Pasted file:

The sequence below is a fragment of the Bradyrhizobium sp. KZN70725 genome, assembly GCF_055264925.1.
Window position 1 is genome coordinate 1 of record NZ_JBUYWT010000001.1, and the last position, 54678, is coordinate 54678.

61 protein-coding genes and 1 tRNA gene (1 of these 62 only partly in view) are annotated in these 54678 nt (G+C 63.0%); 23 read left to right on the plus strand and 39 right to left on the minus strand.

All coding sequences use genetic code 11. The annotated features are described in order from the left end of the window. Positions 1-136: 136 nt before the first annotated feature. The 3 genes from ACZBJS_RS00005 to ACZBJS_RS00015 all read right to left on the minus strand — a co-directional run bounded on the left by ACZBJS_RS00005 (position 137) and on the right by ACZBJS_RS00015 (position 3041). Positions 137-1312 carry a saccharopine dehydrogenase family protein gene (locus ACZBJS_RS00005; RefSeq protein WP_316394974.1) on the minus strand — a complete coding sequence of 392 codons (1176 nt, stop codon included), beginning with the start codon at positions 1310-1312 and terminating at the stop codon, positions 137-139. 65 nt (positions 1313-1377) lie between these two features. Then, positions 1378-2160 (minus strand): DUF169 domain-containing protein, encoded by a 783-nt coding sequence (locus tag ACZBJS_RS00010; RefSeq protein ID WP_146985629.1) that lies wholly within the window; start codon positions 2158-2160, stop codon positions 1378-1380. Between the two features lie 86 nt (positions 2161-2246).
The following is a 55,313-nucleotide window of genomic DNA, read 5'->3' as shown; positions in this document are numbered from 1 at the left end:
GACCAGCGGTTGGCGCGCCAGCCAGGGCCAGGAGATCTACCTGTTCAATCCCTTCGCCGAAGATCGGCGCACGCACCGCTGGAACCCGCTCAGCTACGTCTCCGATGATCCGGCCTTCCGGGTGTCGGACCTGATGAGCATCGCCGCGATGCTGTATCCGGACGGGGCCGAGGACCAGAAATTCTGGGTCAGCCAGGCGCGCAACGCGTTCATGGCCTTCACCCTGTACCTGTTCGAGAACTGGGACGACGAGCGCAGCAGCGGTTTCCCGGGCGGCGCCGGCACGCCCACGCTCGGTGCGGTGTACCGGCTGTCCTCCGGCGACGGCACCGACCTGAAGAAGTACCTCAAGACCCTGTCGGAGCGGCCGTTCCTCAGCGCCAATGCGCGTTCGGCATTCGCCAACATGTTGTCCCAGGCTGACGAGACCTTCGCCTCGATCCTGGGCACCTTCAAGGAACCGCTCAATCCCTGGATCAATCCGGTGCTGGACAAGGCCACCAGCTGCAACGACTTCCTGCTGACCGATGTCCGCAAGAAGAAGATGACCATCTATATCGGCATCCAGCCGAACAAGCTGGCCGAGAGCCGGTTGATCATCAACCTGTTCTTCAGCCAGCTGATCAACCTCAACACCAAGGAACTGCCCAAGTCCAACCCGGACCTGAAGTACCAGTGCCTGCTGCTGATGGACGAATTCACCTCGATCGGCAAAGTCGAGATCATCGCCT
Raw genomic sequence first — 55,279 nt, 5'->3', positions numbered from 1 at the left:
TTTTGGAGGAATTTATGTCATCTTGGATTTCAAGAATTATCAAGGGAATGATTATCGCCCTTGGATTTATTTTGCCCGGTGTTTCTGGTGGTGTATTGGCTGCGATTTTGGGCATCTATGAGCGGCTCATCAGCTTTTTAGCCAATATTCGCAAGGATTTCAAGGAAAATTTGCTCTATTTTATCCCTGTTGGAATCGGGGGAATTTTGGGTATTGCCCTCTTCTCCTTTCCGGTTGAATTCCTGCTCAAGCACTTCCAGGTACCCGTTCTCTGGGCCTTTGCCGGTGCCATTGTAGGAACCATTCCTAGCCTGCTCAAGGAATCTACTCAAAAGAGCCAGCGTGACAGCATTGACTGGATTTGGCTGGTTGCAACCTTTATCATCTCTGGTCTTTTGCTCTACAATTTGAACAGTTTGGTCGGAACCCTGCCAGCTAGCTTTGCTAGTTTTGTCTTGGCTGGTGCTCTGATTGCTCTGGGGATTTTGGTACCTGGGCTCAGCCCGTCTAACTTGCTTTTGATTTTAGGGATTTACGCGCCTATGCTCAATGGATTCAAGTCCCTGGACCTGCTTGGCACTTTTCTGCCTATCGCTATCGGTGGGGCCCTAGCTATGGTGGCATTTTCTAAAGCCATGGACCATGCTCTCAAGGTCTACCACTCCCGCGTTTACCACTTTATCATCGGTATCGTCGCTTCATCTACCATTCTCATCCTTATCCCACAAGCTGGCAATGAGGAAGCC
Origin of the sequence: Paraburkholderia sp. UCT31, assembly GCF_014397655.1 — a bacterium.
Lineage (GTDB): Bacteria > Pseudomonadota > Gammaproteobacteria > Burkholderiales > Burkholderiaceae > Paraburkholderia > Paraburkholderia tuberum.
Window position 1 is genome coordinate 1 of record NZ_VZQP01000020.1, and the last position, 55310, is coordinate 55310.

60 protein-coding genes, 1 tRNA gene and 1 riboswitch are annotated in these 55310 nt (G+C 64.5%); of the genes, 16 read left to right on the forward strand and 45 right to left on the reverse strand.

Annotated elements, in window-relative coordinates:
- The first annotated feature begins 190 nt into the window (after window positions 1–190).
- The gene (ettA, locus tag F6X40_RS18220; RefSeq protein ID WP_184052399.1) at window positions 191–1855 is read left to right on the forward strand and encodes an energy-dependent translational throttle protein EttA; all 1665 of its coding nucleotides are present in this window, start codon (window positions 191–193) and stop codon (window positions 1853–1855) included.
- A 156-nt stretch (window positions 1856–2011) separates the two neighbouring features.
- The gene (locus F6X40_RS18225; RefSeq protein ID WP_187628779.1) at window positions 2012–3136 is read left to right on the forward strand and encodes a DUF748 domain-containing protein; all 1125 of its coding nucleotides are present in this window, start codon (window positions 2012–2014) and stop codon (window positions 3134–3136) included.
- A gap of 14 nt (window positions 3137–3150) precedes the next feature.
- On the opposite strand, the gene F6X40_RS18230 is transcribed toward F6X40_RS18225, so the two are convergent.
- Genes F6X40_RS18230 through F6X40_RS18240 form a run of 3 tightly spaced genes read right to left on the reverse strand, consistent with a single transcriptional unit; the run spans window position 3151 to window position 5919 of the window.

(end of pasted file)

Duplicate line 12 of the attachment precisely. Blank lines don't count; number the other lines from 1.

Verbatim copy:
60 protein-coding genes, 1 tRNA gene and 1 riboswitch are annotated in these 55310 nt (G+C 64.5%); of the genes, 16 read left to right on the forward strand and 45 right to left on the reverse strand.